By Gary Griffiths, CEO
In many ways, Silicon Valley is a land of contrast. From the sprawling estates of Woodside, Atherton and the Los Altos Hills to the graffiti-laced neighborhoods of East Palo Alto and East San Jose. It’s a necessary pilgrimage destination for tech elites and wannabes, but also the home of the Rosicrucian Museum, a replication of ancient Egypt, complete with real mummies and a reconstructed tomb. And for a region noted for its creativity and technology breakthroughs, Silicon Valley actually sets new standards for conformity, groupthink and following the crowd. Once a technology becomes noteworthy – usually signaled by the endorsement by an A-list VC – every other venture fund has to take a stake in the space, whether it’s a breakthrough like internet search or a less successful mania like nanotechnology.
Compounding these ironies is the fact that in a land where bazillions of dollars are made, and unicorns flock like pigeons, so many in Silicon Valley eschew the evils of making money, instead only trying to “change the world.” I don’t know when this altruism began, perhaps when Steve Jobs allegedly asked Pepsi President and Apple CEO candidate, “Do you want to sell sugared water for the rest of your life, or do you want to change the world?” Whether this was the catalyst or not, generations of entrepreneurs and investors have held to the noble – if arrogant – view that it’s not about the money, rather making the world a better place.
This selflessness, genuine or not, has melded with the Valley’s militant sense of political correctness, spawning a movement of corporate social responsibility that has seen companies adding staff to manage community relations; investment in activities viewed as environmentally friendly, aimed at eradicating poverty or feeding the world; and even the creation of funds that only invest in companies that are considered “do-gooders.” But before burning me as a heretic at the stake of making-the-world-a-better-place, consider the shareholder: are corporations truly responsible for saving the world? And if so, how do these investments, diverted from activities that could arguably grow the top line or reduce expenses, contribute to creating shareholder value?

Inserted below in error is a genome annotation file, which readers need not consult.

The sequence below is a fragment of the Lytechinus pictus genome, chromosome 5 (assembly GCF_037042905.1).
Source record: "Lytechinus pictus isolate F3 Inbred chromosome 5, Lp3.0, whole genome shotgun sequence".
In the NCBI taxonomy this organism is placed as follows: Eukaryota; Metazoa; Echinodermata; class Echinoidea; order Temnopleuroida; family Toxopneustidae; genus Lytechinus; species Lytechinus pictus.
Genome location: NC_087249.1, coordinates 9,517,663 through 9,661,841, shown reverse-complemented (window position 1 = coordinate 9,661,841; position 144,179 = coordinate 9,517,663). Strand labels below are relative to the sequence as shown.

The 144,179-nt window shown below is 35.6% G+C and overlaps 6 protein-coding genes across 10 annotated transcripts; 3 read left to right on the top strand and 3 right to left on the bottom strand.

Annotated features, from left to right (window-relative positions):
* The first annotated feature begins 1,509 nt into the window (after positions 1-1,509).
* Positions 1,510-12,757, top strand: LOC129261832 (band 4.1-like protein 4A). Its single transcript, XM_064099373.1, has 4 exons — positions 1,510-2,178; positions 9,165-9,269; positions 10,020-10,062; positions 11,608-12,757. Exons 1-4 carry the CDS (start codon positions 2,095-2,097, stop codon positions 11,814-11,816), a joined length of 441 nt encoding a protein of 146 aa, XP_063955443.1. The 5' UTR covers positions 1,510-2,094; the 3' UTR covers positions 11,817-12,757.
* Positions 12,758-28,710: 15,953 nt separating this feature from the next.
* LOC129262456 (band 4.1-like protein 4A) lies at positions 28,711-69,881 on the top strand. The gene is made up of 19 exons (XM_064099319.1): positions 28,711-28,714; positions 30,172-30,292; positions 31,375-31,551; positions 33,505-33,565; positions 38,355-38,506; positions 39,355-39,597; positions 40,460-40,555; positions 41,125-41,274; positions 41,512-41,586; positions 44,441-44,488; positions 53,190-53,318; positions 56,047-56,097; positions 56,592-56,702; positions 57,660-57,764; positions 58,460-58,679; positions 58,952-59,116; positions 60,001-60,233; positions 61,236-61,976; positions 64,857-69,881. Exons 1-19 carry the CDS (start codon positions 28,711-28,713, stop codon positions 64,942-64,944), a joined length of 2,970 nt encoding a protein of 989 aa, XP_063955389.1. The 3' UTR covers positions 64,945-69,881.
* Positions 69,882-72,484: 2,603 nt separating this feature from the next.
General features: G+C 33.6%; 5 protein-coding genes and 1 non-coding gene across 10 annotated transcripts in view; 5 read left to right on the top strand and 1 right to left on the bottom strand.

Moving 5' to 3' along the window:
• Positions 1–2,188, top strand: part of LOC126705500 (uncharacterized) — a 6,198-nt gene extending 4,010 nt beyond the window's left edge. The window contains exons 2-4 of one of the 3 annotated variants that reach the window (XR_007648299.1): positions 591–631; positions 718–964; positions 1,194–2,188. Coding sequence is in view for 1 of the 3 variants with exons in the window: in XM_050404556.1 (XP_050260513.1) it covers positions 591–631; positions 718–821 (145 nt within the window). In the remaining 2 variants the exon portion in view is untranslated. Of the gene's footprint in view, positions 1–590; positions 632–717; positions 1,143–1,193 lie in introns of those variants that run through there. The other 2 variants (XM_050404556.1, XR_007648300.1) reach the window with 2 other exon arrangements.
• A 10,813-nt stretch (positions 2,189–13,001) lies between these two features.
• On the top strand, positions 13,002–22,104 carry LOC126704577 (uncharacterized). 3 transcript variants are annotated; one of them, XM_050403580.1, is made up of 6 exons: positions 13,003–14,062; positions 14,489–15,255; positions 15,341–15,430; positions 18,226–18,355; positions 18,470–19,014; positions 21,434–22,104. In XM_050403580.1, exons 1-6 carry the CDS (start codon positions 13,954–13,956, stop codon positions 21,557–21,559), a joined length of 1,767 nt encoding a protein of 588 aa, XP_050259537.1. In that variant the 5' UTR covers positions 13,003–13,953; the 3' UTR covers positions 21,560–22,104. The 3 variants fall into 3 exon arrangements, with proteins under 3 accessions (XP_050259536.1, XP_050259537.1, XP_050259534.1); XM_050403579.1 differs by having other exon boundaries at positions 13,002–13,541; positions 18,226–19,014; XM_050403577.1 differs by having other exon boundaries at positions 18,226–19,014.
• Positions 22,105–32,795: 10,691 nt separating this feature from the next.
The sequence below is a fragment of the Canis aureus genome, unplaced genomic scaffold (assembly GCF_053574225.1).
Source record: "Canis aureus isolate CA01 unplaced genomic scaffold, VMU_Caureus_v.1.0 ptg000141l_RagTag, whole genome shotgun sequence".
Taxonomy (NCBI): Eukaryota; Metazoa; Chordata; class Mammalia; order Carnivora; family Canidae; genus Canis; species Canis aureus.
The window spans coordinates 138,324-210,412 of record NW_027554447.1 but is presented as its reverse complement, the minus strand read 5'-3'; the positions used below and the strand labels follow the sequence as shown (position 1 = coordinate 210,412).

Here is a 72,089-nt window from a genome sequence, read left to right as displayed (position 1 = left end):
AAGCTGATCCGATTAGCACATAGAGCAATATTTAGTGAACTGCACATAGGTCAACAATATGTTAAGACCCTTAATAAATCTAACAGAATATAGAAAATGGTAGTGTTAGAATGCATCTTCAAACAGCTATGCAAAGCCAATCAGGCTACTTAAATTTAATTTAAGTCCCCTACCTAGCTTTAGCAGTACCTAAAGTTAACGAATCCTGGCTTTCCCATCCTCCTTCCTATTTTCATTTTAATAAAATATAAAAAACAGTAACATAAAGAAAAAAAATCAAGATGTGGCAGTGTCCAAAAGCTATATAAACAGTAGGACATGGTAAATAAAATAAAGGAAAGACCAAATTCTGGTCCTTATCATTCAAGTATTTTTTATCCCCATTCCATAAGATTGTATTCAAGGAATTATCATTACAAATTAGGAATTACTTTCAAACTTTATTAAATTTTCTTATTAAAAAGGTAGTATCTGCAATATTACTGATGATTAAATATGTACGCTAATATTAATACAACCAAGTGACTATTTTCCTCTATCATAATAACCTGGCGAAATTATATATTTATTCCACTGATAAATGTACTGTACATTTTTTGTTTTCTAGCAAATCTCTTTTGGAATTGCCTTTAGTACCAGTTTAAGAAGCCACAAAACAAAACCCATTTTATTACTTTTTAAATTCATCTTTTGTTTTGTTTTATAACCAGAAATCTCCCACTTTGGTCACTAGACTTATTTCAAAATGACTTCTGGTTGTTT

Look, I love whales. And trees. I’m a conservationist – I have a solar-powered home and consider myself quite generous when it comes to charitable contributions. But that’s me; those are personal decisions, on my nickel. Not decisions I would make on behalf of the company, of my shareholders. Those shareholders have only asked me for two things: 1) return to revenue growth, and 2) stop burning money (get profitable). Pretty simple. None has asked why I’m not providing subsidies for employee purchases of electric cars, or required that my employees devote some portion of their week to community service. No investor has ever asked me to hire a “Chief Inspiration Officer,” with the task of “motivating the world” (whether the world wants to be motivated or not).
This is not a callous view of the world. We’re not talking about Ebenezer Scrooge begrudgingly giving poor Bob Cratchit the day off on Christmas. But it is about understanding what you can control and influence – and what you can’t. This is simply practical – it is business. It is understanding a company’s core competence and targeting investment in the things your company does best, outsourcing the rest to a company that considers that a core competence of its own. And how many businesses – especially in the high tech world of Silicon Valley – count management of charitable causes among their core competencies?
Ultimately, with maniacal focus on and full attention to a business’ deliverables and values, everybody wins. The company grows, creating more jobs. Profits grow, which can then be invested in activities that result in even greater growth. Employees see their salaries increase, and, of course, shareholders see a return on their investment. And what is the end-result of this newly created capital? More whales, greener trees, happier communities, peace, love and the end of world hunger. For individuals with more disposable income will share some of it with the causes they find most worthy. And governments, with the bounty of more tax revenue, will funnel some of it into social causes.
Net: if you want to change the world, make your shareholders happy. The rest will take care of itself.